Coping with bereavement

6min read

Bereavement usually means losing someone we love through death and also follows on from change and loss. It is a devastating event, turning our world upside down and changing our lives forever. The death of a loved one is probably the worst loss we will ever experience. Grief is the reaction of over-riding intense pain and emotion that follows on from the death of someone who has been close to us. There is no single way to grieve. Everyone is different and each person grieves in his or her own way, and there is no telling how long it will take.

Grief can express itself in many different ways, often with very powerful, frightening and confusing feelings. Because each person within the family grieves in their own particular way and at their own pace, it is important to take one another into consideration. Talk to each other about thoughts and feelings. Although no two people's experiences will ever be the same, there are some common feelings which you may experience at different times in your grief. As well as a deep sadness, you may feel anger, fear, guilt, anxiety, loneliness, despair, preoocupation with the loved one that has died, denial, restless over-activity or apathy. All these feelings are natural reactions, but the intensity may leave you feeling that you are not managing everyday life in the way you would like to. Most bereaved people suffer from depression at some stage in their grief.

The main thing to remember is that this is not a permanent state. It will pass when its purpose has been achieved. Although some people may need professional help if it deepens and persists.

  • Accept that it isn't unusual not to feel your 'normal' self. Be gentle with yourself for grief is an exhausting thing.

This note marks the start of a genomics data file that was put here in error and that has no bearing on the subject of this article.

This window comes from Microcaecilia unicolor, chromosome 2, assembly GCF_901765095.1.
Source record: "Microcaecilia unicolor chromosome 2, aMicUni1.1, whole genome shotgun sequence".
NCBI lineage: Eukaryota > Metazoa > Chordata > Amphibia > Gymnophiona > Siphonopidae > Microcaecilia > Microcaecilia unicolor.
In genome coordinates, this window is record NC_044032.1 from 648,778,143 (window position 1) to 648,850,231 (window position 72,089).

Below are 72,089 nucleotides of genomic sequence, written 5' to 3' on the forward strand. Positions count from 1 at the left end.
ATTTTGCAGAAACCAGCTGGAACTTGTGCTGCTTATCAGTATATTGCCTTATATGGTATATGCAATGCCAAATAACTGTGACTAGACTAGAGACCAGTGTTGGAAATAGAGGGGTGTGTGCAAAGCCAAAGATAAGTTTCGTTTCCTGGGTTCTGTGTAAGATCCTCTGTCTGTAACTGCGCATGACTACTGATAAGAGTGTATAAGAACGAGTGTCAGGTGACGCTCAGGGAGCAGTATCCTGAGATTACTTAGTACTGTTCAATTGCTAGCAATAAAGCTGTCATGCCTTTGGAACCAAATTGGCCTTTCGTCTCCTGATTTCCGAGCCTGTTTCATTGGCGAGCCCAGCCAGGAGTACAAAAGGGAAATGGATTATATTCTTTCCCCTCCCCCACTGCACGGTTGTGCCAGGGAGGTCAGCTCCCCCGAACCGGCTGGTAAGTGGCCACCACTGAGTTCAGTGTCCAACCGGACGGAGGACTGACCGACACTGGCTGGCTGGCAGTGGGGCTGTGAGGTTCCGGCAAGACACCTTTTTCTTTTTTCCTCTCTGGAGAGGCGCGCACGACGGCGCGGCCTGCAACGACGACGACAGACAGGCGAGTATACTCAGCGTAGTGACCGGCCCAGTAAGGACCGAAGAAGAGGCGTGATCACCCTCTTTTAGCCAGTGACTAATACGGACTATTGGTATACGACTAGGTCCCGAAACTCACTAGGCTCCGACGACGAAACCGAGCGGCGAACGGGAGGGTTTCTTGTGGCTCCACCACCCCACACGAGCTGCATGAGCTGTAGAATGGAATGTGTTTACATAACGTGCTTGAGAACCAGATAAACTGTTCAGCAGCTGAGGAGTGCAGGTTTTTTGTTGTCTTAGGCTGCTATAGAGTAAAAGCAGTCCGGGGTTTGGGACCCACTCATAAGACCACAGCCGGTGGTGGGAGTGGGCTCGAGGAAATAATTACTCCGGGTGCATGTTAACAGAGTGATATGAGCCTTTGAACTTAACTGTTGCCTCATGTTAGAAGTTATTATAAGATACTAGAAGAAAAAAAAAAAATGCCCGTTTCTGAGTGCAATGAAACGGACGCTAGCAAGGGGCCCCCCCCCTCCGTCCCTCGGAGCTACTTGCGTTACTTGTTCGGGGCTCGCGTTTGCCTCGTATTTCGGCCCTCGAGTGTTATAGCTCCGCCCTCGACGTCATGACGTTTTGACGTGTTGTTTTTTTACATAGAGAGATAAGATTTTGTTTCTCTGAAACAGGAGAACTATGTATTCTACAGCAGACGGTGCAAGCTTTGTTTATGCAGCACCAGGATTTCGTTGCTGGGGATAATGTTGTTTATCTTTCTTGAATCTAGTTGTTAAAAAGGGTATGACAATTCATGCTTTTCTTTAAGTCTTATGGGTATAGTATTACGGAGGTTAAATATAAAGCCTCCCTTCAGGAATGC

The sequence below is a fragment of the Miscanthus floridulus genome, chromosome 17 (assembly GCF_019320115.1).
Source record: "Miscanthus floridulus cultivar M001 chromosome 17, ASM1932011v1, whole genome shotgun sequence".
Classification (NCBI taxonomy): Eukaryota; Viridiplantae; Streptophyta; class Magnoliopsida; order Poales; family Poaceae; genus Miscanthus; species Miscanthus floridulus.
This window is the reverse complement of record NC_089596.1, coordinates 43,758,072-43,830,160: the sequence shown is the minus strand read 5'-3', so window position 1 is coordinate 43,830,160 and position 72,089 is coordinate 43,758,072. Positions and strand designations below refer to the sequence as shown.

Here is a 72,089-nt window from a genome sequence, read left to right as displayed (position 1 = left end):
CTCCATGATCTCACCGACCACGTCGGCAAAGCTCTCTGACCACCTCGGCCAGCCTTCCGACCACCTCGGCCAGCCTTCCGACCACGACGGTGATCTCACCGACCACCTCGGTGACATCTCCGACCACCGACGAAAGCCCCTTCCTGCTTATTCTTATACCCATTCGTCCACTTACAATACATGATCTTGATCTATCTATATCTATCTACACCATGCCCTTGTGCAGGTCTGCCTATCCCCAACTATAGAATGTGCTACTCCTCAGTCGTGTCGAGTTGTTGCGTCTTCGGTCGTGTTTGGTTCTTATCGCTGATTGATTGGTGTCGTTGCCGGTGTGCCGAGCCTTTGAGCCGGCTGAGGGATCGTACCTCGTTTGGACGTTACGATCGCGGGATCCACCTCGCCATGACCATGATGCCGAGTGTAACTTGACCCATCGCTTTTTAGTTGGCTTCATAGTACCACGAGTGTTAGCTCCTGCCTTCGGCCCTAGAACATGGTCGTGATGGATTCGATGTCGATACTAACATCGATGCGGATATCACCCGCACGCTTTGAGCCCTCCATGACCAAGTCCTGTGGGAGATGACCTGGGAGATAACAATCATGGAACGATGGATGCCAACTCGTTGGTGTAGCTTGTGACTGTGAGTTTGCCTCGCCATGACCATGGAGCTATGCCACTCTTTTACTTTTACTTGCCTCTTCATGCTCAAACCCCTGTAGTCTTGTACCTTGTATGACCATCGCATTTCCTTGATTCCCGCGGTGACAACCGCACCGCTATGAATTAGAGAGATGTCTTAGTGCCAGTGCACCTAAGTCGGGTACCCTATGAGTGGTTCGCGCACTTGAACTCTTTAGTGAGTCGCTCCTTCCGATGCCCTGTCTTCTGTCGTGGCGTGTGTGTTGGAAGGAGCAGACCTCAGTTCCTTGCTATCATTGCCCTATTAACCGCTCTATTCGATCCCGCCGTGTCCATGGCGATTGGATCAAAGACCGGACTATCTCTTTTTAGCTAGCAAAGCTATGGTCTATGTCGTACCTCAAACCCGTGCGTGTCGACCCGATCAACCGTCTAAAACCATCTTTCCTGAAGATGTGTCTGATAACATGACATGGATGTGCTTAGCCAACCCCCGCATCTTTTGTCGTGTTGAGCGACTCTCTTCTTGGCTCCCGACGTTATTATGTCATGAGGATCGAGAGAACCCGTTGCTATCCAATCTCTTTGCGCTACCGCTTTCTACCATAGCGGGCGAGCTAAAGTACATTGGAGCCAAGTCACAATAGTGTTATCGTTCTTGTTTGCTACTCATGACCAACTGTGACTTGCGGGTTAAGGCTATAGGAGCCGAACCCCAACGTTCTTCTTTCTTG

• Let yourself experience the feelings you have about what has happened and talk to others about it - over and over again if you need to.
  • Write down all the feelings that are going around in your head, especially before going to bed as this may help you sleep better.
  • You may need to find out more about what happened if all the facts are not clear about how your loved one died. Sometimes you will never know.
  • Some return to routine can help as long as you try to balance this with time to reflect on what has happened to you. Try sticking to a regular routine of eating, sleeping, exercise and relaxation.
  • Look after yourself. Your self-esteem may have taken a real knock. Acknowledge yourself each time you achieve something, even if it is getting up in the morning or staying in bed to give yourself a rest. We can be very good at noticing all our mistakes and ignoring our good points, especially when we are feeling down.
  • Remembering happy times with the person who has died can be painful but nontheless healing. Looking at photographs, making a memory book and keeping meaningful mementoes may help.
  • Take things slowly. You might want to delay making big changes such as moving house, starting a new relationship or changing job. You have already suffered a huge loss and need to adjust to that first.

Usually it helps to seek support from several sources. No one can grieve for you. You have to find your own path through your grief, but you do not have to walk the road alone. What follows below are links on:

Coping with bereavement and grief


Cruse Bereavement Care

British Association for Counselling and Psychotherapy

Coping when a child or baby dies

Compassionate Friends

Child Death Helpline

SANDS - Stillbirth and Neonatal Death Society (UK)


Coping with loss in pregnancy

Miscarriage Association

Supporting bereaved children and young people

Childhood Bereavement Network

Child Bereavement Trust


Winston's Wishrd4u - Road for you (Cruse Bereavement Care's Youth Involvement Programme)